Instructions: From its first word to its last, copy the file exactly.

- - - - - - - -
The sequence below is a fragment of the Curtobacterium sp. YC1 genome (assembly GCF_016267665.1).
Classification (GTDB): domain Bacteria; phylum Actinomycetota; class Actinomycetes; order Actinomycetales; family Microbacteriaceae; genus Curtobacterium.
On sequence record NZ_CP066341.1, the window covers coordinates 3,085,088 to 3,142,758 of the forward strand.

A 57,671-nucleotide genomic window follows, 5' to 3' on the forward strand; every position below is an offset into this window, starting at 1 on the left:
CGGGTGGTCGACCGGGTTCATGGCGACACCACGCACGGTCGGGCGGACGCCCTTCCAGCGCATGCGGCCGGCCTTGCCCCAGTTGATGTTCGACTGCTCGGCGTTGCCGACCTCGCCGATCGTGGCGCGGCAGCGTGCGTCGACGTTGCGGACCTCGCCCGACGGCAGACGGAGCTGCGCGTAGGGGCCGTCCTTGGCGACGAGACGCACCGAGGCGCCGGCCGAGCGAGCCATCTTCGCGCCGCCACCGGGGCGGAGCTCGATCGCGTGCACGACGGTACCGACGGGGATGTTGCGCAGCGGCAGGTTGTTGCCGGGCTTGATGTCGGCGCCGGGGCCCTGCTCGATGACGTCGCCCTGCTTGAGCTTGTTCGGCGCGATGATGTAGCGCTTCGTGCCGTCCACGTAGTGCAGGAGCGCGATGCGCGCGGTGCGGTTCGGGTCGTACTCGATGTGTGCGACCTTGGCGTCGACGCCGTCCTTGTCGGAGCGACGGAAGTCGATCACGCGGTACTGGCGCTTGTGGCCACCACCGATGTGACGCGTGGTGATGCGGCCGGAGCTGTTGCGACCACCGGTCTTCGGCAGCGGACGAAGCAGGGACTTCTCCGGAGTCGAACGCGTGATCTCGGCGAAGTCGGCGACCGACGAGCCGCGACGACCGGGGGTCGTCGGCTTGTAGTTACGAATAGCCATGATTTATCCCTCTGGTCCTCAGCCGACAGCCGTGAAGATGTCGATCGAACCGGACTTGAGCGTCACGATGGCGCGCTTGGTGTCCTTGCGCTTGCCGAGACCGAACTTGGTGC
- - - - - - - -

The sequence below is a fragment of the Curtobacterium sp. YC1 genome (assembly GCF_016267665.1).
Classification (GTDB): domain Bacteria; phylum Actinomycetota; class Actinomycetes; order Actinomycetales; family Microbacteriaceae; genus Curtobacterium.
On sequence record NZ_CP066341.1, the window covers coordinates 3,085,088 to 3,142,758 of the forward strand.

A 57,671-nucleotide genomic window follows, 5' to 3' on the forward strand; every position below is an offset into this window, starting at 1 on the left:
CGGGTGGTCGACCGGGTTCATGGCGACACCACGCACGGTCGGGCGGACGCCCTTCCAGCGCATGCGGCCGGCCTTGCCCCAGTTGATGTTCGACTGCTCGGCGTTGCCGACCTCGCCGATCGTGGCGCGGCAGCGTGCGTCGACGTTGCGGACCTCGCCCGACGGCAGACGGAGCTGCGCGTAGGGGCCGTCCTTGGCGACGAGACGCACCGAGGCGCCGGCCGAGCGAGCCATCTTCGCGCCGCCACCGGGGCGGAGCTCGATCGCGTGCACGACGGTACCGACGGGGATGTTGCGCAGCGGCAGGTTGTTGCCGGGCTTGATGTCGGCGCCGGGGCCCTGCTCGATGACGTCGCCCTGCTTGAGCTTGTTCGGCGCGATGATGTAGCGCTTCGTGCCGTCCACGTAGTGCAGGAGCGCGATGCGCGCGGTGCGGTTCGGGTCGTACTCGATGTGTGCGACCTTGGCGTCGACGCCGTCCTTGTCGGAGCGACGGAAGTCGATCACGCGGTACTGGCGCTTGTGGCCACCACCGATGTGACGCGTGGTGATGCGGCCGGAGCTGTTGCGACCACCGGTCTTCGGCAGCGGACGAAGCAGGGACTTCTCCGGAGTCGAACGCGTGATCTCGGCGAAGTCGGCGACCGACGAGCCGCGACGACCGGGGGTCGTCGGCTTGTAGTTACGAATAGCCATGATTTATCCCTCTGGTCCTCAGCCGACAGCCGTGAAGATGTCGATCGAACCGGACTTGAGCGTCACGATGGCGCGCTTGGTGTCCTTGCGCTTGCCGAGACCGAACTTGGTGC